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Quetta Rally Marks a Turning Point in the Opposition Movement in Pakistan

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Quetta Rally Marks a Turning Point in the Opposition Movement in Pakistan

By repeatedly taking on the country’s security establishment, Pakistan’s opposition may have foreclosed the possibility of future reconciliation.

Quetta Rally Marks a Turning Point in the Opposition Movement in Pakistan

Maryam Nawaz, center, leader of the Pakistan Democratic Movement, waves to supporters upon her arrival to attend an anti government rally in Quetta, Pakistan, Sunday, Oct. 25, 2020.

Credit: AP Photo/Arshad Butt

Pakistan’s opposition parties rally in Quetta, the capital of restive Balochistan province, on October 25 may have pushed the country’s political situation to a point of no return. In the Quetta rally, political leaders asked questions that have always remained a “no go area” for Pakistan’s politicians.

The opposition rallies in Gujranwala and Karachi earlier in the month may have called out the country’s military leadership for their alleged interference in domestic politics, but the rally in Quetta is an altogether different ballgame.

Two weeks ago, no one in Pakistan even imagined that the country’s mainstream political parties would head to Quetta to call out the security agencies for allegedly abducting Pakistani citizens. Moreover, no one thought that Punjab’s political leadership would use Balochistan as a platform to target the military’s rank and file.

So far, the military leadership has not responded to the opposition’s attacks. There are two reasons behind the current silence from the security establishment. First, the attack from the opposition parties was so swift that the country’s national security establishment has been caught off guard. For now, they do not appear to offer an adequate response to the opposition’s onslaught. The incident of Sindh province’s Inspector General (IG) of Police being allegedly kidnapped by the intelligence agencies on October 19 – in order to force him to issue a warrant of arrest against opposition leader Safdar Awan — may have helped put the military on the back footing. It is unprecedented that the entire police force of a province went on leave to protest their IG’s mishandling by another state institution.

Furthermore, the Imran Khan-led Pakistan Tehreek-e-Insaf (PTI) government’s weak governance policies may have added fuel to the fire, making the military’s job more difficult. Sensing the mounting alienation of the public, the opposition has directly gone after the supporters of the current government. The opposition’s narrative has found a strong footing right from the get-go, and there appears to be no plan on the horizon on the part of the military as well as the Khan government to deal with the situation.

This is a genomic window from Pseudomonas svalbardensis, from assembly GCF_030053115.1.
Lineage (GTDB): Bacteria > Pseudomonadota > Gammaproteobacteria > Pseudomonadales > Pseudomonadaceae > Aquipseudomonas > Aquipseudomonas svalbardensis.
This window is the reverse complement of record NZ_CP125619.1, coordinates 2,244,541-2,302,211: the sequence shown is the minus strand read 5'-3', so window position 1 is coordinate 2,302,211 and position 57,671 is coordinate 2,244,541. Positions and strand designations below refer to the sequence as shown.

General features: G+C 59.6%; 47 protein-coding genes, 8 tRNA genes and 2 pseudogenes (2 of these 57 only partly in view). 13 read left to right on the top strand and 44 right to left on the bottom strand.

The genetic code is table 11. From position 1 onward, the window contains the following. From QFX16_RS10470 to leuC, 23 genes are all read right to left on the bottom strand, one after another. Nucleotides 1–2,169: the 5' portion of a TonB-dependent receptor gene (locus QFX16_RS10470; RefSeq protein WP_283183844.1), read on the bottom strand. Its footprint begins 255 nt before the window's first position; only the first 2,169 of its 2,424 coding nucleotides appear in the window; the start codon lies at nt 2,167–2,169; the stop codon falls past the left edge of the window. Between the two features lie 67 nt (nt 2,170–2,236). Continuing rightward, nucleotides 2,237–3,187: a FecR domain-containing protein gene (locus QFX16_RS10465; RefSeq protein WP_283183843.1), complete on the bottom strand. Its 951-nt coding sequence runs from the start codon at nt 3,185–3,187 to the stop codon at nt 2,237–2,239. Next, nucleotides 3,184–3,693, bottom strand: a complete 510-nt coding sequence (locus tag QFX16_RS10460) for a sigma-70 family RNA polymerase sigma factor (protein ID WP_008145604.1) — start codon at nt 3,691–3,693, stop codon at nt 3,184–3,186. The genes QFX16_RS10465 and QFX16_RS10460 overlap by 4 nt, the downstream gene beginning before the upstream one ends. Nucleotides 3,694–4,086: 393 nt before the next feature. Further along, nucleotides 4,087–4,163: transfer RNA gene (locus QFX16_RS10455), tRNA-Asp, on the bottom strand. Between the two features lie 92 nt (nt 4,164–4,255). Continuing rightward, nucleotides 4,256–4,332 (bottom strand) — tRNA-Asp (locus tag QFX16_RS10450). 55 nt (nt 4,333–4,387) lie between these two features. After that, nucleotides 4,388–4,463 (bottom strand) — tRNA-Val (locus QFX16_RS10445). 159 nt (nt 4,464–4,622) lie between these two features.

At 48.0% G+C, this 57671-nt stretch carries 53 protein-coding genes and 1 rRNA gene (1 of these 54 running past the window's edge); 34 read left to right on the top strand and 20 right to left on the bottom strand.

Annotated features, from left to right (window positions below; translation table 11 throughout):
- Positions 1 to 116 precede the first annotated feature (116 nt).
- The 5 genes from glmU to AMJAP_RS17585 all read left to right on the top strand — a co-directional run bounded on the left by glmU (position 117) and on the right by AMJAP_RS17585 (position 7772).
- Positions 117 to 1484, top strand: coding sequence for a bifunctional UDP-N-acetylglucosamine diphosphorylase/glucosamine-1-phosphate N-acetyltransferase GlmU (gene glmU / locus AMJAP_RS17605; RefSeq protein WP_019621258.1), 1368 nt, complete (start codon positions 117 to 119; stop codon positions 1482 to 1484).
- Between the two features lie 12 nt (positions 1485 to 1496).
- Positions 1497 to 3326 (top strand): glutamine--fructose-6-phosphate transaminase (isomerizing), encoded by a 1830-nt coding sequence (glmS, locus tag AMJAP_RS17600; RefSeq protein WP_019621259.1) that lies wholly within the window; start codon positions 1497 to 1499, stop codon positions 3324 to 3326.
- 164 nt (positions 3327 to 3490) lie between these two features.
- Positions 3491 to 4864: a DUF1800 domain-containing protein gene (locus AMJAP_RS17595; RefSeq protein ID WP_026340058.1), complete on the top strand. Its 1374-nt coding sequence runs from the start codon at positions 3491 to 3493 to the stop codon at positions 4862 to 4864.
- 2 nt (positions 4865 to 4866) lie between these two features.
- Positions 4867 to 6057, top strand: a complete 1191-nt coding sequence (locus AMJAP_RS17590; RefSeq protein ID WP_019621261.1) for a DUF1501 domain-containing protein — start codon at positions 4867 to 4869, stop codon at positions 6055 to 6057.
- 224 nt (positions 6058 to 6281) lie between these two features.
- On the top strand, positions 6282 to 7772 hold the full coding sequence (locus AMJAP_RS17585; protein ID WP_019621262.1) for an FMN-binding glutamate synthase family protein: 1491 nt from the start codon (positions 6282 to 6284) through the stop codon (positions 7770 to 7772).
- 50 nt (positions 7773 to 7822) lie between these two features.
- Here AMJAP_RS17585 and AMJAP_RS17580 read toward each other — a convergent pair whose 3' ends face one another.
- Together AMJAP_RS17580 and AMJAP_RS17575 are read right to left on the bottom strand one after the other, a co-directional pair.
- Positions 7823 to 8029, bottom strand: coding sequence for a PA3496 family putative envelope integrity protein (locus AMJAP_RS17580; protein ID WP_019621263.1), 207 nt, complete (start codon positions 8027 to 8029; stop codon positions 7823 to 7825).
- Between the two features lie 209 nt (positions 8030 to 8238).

But after the Quetta rally, it is hard to imagine how the Pakistan Muslim League-Nawaz (PML-N) will ever again come to power at the provincial level in Punjab or rule the country from Islamabad. It is possible that the military’s top leadership — which the PML-N’s leadership blames for rigging the 2018 general election — is going to go for a final push to sideline the party in Punjab province. For the military, the issue is not about the PTI’s poor governance or the rigging of the last general election anymore. Instead, for the military the issue at hand is zero-sum, where the opposition’s gains would translate to its loss. The road to reconciliation between the two has closed after Quetta’s rally. The vice chairperson of the PML-N, Maryam Nawaz, has demanded that the “selectors” of the current government – a not-so-subtle reference to the country’s military establishment — should resign for their alleged interference in the last election. This is uncharted territory for everyone involved, but something that will undoubtedly not go without a response, whatever that is.

Arguably, opposition parties have ended up squarely dragging the army and the Inter-Services Intelligence (ISI) chiefs into the country’s politics. It is important to note here that the ISI chief could still become the next head of the army; perhaps that is something the opposition is also trying to avert with its naming and shaming campaign against top generals.

The opposition’s next rally is scheduled to take place in November, and a lot can happen over the next few weeks. Will there be an effort by the security establishment to reconcile with the opposition? It appears impossible after the Quetta rally. Can the situation lead to martial law in the country? It is highly unlikely at this point, given that it is not the ruling party that is challenging the military but rather the opposition. Is there a possibility of a new election? It doesn’t look like the ruling party is in a mood for a fresh election and sacrificing the government to make the opposition happy is unlikely to happen. After the Quetta rally, there is only space for more repression and control of the opposition. We may see more detentions and arrests of the opposition leaders in the coming days and weeks.

However, it is unclear if such a strategy can succeed in the current charged environment. Tough days are ahead for Pakistan.